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Societal Expectations and Well-being of Academics: Views from University Lecturers in Ghana

Ofori, Dudley W.; Bell, Jo

Authors

Dudley W. Ofori



Abstract

Background: The study aimed to investigate how societal expectation on educational accomplishments can affect workplace well-being of university lecturers. University education is seen by society as the highest level of educational accomplishment in a person's life and people with such accomplishments are often held in higher esteem by society. In Ghana, this expectation puts pressure on lecturers who are known to have attained higher educational accomplishments. Methods: The study used a qualitative research approach to solicit views from 18 public university lecturers in Ghana. Interpretative Phenomenology Approach (IPA) for data analysis was used to interpret the opinions of lecturers about what society expects of them, how that affects their well-being at work and shifts that are needed to address those expectations. Results: The study found that society indeed expects a lot from university lecturers (core university functions and other cultural and economic issues). Societal expectations have both positive and negative effects on the well-being of lecturers. Findings show that respect that lecturers receive from society provides leverage for positive well-being, while financial pressures placed on them tend to create emotional stresses which impact negatively on their well-being. Conclusion: To our knowledge, this study is the first of its kind to examine the experiences of well-being amongst university academics in Ghana. Results suggest that how the role of university Original Research Article Ofori and Bell; JESBS, 33(10): 74-84, 2020; Article no.JESBS.62571 75 academics is perceived by society can create pressures which affect their well-being negatively. This study highlights the importance of these findings and their impact on well-being. It shows that societal expectations are linked to sociocultural beliefs and economic factors in a developing country context. The authors recommend a mind-set shift amongst society and academics to bring expectations from both sides closer together; through education; engaging community talks on the pressures of societal expectations and demands to create awareness, and observing cultural beliefs that impact the understanding of well-being issues. These initiatives could potentially reduce the pressure of unrealistic expectations on academics and other "knowledge workers".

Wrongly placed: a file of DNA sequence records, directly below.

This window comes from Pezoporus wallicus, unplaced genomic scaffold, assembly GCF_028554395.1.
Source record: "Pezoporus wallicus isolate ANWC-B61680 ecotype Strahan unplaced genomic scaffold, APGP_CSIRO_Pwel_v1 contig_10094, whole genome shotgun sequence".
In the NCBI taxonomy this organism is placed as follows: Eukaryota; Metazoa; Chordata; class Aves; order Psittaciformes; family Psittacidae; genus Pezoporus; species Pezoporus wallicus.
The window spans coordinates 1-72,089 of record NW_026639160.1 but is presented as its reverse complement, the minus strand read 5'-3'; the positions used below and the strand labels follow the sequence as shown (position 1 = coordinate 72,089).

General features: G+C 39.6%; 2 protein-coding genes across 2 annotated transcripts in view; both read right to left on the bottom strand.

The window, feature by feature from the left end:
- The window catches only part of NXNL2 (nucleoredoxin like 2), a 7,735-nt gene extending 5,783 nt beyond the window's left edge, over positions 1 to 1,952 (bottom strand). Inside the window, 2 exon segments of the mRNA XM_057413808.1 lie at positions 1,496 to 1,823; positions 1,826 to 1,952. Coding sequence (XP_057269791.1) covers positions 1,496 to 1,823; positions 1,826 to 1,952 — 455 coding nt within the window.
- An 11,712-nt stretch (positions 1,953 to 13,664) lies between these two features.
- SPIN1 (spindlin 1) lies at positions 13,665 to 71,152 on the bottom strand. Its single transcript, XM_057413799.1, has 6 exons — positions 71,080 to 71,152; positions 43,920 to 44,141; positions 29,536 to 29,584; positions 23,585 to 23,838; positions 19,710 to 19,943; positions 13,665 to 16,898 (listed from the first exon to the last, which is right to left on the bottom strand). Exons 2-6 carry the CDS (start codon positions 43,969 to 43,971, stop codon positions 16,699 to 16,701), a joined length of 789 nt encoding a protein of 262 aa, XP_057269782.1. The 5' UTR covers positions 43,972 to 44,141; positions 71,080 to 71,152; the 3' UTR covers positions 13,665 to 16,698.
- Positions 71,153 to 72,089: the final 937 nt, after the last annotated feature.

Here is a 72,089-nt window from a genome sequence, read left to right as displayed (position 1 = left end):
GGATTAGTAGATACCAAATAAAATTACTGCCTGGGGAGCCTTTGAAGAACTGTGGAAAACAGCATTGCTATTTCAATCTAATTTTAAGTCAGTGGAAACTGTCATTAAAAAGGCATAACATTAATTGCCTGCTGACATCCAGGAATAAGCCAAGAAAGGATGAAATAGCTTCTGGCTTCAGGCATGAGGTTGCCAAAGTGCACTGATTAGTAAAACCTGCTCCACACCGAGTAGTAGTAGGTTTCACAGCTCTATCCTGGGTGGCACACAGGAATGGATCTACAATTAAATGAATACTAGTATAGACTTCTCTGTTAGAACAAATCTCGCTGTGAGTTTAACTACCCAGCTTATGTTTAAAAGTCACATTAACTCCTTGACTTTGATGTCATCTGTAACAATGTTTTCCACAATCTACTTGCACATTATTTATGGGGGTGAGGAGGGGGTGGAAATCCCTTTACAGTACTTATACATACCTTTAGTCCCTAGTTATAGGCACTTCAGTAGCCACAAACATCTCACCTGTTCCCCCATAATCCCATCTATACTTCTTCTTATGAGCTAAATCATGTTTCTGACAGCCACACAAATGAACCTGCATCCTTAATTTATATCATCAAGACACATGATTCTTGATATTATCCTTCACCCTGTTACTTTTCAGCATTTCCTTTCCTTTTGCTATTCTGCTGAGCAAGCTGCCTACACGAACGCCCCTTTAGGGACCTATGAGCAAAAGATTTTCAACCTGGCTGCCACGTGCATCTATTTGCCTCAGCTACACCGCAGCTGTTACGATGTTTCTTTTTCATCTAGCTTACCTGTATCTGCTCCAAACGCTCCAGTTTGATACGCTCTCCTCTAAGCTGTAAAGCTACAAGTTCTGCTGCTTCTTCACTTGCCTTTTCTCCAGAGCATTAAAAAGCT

Citation

Ofori, D. W., & Bell, J. (2020). Societal Expectations and Well-being of Academics: Views from University Lecturers in Ghana. Journal of Education, Society and Behavioural Science, 33(10), 74-84. https://doi.org/10.9734/jesbs/2020/v33i1030266

Journal Article Type Article
Acceptance Date Nov 26, 2020
Online Publication Date Nov 26, 2020
Publication Date Nov 26, 2020
Deposit Date Feb 17, 2021
Publicly Available Date Feb 17, 2021
Journal Journal of Education, Society and Behavioural Science
Print ISSN 2456-981X
Peer Reviewed Peer Reviewed
Volume 33
Issue 10
Pages 74-84
DOI https://doi.org/10.9734/jesbs/2020/v33i1030266
Keywords University lecturers; Workplace; Well-being; Expectations; Pressure
Public URL https://hull-repository.worktribe.com/output/3688748

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Publisher Licence URL
https://creativecommons.org/licenses/by/4.0/

Copyright Statement
© 2020 Ofori and Bell; This is an Open Access article distributed under the terms of the Creative Commons Attribution License (http://creativecommons.org/licenses/by/4.0), which permits unrestricted use, distribution, and reproduction in any medium, provided the original work is properly cited,





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